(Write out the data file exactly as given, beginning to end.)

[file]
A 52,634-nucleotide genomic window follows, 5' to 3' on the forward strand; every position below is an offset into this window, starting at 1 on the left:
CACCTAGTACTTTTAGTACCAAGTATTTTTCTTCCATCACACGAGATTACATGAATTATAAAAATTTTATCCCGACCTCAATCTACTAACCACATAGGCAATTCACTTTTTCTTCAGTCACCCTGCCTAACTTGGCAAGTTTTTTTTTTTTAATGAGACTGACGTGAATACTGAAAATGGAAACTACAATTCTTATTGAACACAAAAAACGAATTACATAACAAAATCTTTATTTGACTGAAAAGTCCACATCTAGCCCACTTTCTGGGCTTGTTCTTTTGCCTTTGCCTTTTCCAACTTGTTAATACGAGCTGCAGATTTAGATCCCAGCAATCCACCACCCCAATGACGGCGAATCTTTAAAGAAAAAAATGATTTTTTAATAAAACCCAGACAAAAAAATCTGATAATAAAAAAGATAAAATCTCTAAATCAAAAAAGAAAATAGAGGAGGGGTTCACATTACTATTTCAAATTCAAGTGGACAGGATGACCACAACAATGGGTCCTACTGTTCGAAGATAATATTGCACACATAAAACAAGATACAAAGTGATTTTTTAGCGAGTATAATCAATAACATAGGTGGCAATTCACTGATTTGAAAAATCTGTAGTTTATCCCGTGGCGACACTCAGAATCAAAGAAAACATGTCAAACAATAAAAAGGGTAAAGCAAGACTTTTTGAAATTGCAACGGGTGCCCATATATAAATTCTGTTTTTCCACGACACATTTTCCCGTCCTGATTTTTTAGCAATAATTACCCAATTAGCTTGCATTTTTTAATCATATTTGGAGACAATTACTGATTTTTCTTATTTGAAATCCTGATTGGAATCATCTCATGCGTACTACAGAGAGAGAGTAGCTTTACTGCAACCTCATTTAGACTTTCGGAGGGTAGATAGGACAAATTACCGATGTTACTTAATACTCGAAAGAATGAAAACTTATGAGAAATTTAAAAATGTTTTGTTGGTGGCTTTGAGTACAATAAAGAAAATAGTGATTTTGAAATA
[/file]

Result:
A 52,634-nucleotide genomic window follows, 5' to 3' on the forward strand; every position below is an offset into this window, starting at 1 on the left:
CACCTAGTACTTTTAGTACCAAGTATTTTTCTTCCATCACACGAGATTACATGAATTATAAAAATTTTATCCCGACCTCAATCTACTAACCACATAGGCAATTCACTTTTTCTTCAGTCACCCTGCCTAACTTGGCAAGTTTTTTTTTTTTAATGAGACTGACGTGAATACTGAAAATGGAAACTACAATTCTTATTGAACACAAAAAACGAATTACATAACAAAATCTTTATTTGACTGAAAAGTCCACATCTAGCCCACTTTCTGGGCTTGTTCTTTTGCCTTTGCCTTTTCCAACTTGTTAATACGAGCTGCAGATTTAGATCCCAGCAATCCACCACCCCAATGACGGCGAATCTTTAAAGAAAAAAATGATTTTTTAATAAAACCCAGACAAAAAAATCTGATAATAAAAAAGATAAAATCTCTAAATCAAAAAAGAAAATAGAGGAGGGGTTCACATTACTATTTCAAATTCAAGTGGACAGGATGACCACAACAATGGGTCCTACTGTTCGAAGATAATATTGCACACATAAAACAAGATACAAAGTGATTTTTTAGCGAGTATAATCAATAACATAGGTGGCAATTCACTGATTTGAAAAATCTGTAGTTTATCCCGTGGCGACACTCAGAATCAAAGAAAACATGTCAAACAATAAAAAGGGTAAAGCAAGACTTTTTGAAATTGCAACGGGTGCCCATATATAAATTCTGTTTTTCCACGACACATTTTCCCGTCCTGATTTTTTAGCAATAATTACCCAATTAGCTTGCATTTTTTAATCATATTTGGAGACAATTACTGATTTTTCTTATTTGAAATCCTGATTGGAATCATCTCATGCGTACTACAGAGAGAGAGTAGCTTTACTGCAACCTCATTTAGACTTTCGGAGGGTAGATAGGACAAATTACCGATGTTACTTAATACTCGAAAGAATGAAAACTTATGAGAAATTTAAAAATGTTTTGTTGGTGGCTTTGAGTACAATAAAGAAAATAGTGATTTTGAAATA